Insurgents used a land mine and a roadside bomb to kill three U.S. Army soldiers and wound four on Saturday in attacks that brought to eight the number of American service members who have died in the last three days.

In Baghdad, the campaign for Iraq's Dec. 15 parliamentary election effectively began as several of the 18 coalitions scheduled news conferences to unveil their tickets.

On Friday, the deadline for candidates to file, a Sunni Arab coalition submitted its list of names, signaling greater Sunni participation in a process Washington hopes will help speed the day when U.S. troops can go home.

New information also emerged Saturday about a triple suicide vehicle attack that occurred near the Palestine Hotel (search) complex in Baghdad where many foreign journalists work. The well-coordinated attack killed 17 Iraqis on Monday and wounded several reporters.

The U.S. military said that one of its soldiers guarding the complex killed the suicide bomber who managed to penetrate the complex before he could reach the entrance of the building and set off his explosives.

"He was trying to kill people," said the soldier, Spc. Darrell Greens (search). "It was good we stopped him because he would have killed more people and destroyed the building."

The land mine that killed an U.S. soldier and wounded four occurred early Saturday near Beiji, 155 miles north of Baghdad, the military said. Two other U.S. Army soldiers died in south Baghdad on Saturday when their patrol struck a roadside bomb, the military said.

On Friday, the U.S. command announced that five other American service members were killed in Iraq the day before.

The eight deaths raised to 2,015 the number of members of the U.S. military who have died since the beginning of the Iraq war in March 2003, according to an AP count.

The December election follows the Oct. 15 ratification of the new constitution, which many Sunni Arabs opposed. Voters will choose a 275-member assembly to serve for four years. It will be the first full-term parliament in Iraq since Saddam Hussein's regime collapsed after the U.S.-led invasion of 2003.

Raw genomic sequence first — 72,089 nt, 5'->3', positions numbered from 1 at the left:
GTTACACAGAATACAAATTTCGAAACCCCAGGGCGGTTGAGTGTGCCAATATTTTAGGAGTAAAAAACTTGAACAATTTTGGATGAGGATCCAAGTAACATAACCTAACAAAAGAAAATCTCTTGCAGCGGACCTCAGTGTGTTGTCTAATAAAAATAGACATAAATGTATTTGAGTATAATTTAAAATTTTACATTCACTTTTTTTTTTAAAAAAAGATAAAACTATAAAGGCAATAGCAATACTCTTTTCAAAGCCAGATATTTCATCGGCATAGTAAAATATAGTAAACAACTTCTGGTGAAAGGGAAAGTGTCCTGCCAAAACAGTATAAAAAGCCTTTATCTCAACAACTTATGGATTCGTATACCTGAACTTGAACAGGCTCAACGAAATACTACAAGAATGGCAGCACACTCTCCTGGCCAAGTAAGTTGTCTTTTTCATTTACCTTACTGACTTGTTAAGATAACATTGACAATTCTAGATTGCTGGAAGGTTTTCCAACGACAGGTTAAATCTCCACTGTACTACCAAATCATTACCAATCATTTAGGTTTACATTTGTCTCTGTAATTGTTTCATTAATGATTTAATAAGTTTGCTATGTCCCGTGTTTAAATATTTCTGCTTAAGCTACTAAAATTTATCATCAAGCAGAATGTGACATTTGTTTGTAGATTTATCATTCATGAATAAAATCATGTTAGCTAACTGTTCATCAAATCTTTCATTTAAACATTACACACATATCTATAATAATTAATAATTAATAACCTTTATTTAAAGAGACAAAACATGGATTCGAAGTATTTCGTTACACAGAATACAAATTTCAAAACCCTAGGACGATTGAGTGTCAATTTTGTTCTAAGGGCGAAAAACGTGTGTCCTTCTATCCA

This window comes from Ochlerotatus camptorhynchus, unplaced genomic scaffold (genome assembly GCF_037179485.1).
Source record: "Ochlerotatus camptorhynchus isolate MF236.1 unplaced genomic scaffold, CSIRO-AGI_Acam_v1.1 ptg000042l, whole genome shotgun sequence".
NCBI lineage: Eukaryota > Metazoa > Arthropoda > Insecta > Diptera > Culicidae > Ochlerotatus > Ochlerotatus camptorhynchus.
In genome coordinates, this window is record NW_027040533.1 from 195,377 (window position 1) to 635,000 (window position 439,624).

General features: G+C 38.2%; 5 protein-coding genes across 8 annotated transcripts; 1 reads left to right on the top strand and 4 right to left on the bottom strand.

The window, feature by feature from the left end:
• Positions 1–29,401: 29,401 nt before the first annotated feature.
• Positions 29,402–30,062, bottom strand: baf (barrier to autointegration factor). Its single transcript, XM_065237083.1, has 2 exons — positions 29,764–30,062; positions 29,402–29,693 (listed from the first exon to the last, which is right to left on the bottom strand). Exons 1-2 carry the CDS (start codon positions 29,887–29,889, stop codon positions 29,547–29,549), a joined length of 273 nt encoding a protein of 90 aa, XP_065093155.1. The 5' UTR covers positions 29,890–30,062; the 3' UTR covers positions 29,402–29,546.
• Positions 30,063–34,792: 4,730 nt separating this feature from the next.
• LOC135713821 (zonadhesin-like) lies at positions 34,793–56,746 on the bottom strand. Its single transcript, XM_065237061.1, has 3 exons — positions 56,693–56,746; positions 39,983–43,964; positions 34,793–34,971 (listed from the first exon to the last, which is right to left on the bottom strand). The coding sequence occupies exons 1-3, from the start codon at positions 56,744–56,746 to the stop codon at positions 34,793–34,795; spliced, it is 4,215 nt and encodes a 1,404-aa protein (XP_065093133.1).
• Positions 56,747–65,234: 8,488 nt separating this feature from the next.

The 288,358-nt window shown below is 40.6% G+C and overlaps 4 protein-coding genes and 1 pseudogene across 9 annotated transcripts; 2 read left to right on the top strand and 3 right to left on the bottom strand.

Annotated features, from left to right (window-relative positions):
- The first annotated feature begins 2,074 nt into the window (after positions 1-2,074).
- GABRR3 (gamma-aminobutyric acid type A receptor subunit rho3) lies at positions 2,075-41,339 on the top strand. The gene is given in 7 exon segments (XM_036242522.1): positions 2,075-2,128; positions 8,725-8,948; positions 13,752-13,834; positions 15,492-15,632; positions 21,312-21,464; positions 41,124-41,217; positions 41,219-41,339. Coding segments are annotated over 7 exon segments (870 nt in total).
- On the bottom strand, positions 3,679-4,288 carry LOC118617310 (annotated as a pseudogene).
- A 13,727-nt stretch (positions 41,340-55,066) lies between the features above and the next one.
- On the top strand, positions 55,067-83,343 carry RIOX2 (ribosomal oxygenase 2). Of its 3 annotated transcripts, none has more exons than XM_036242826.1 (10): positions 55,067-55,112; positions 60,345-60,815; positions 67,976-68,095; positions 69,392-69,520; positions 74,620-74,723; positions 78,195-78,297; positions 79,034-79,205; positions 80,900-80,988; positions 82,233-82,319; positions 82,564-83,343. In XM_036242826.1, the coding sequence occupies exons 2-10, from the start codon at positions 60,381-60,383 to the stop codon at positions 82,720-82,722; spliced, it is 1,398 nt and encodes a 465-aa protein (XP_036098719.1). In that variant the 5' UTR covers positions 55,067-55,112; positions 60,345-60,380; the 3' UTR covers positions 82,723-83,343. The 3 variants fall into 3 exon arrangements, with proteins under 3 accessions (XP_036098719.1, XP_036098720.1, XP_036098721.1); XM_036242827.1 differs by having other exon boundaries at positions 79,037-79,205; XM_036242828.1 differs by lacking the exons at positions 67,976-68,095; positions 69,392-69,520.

The decision by a Sunni coalition to participate and the presence of prominent Sunnis on other tickets indicated that many members of the community, which forms the core of the insurgency, have not abandoned the political process.

Political battle lines, in fact, have been drawn as before along ethnic and religious lines, a development that complicates nation-building in this factious, war-ravaged country of 27 million people.

The major blocs include a Shiite alliance built around two religious parties with ties to Iran, a broad coalition led by former Prime Minister Ayad Allawi (search), a secular Shiite, and the Sunni Arabs. Iraq's two main Kurdish parties will run on a single ticket.

Allawi's ticket includes several prominent Sunni Arabs, including Vice President Ghazi al-Yawer and Sunni elder statesman Adnan Pachachi, as well as the communists. It hopes to appeal to Iraqis fed up with religiously based politics.

But the ethnic and religious character of most of the tickets illustrates the sectarian nature of Iraq's postwar politics. Following the collapse of Saddam's Sunni-dominated regime, majority Shiites and Kurds have been pressing for the power so long denied them.

Many Sunni Arabs believed the Americans and their foreign allies favored the Shiites and Kurds, thereby fueling the insurgency and triggering sectarian reprisal killings that have sharpened the religious and ethnic fault lines.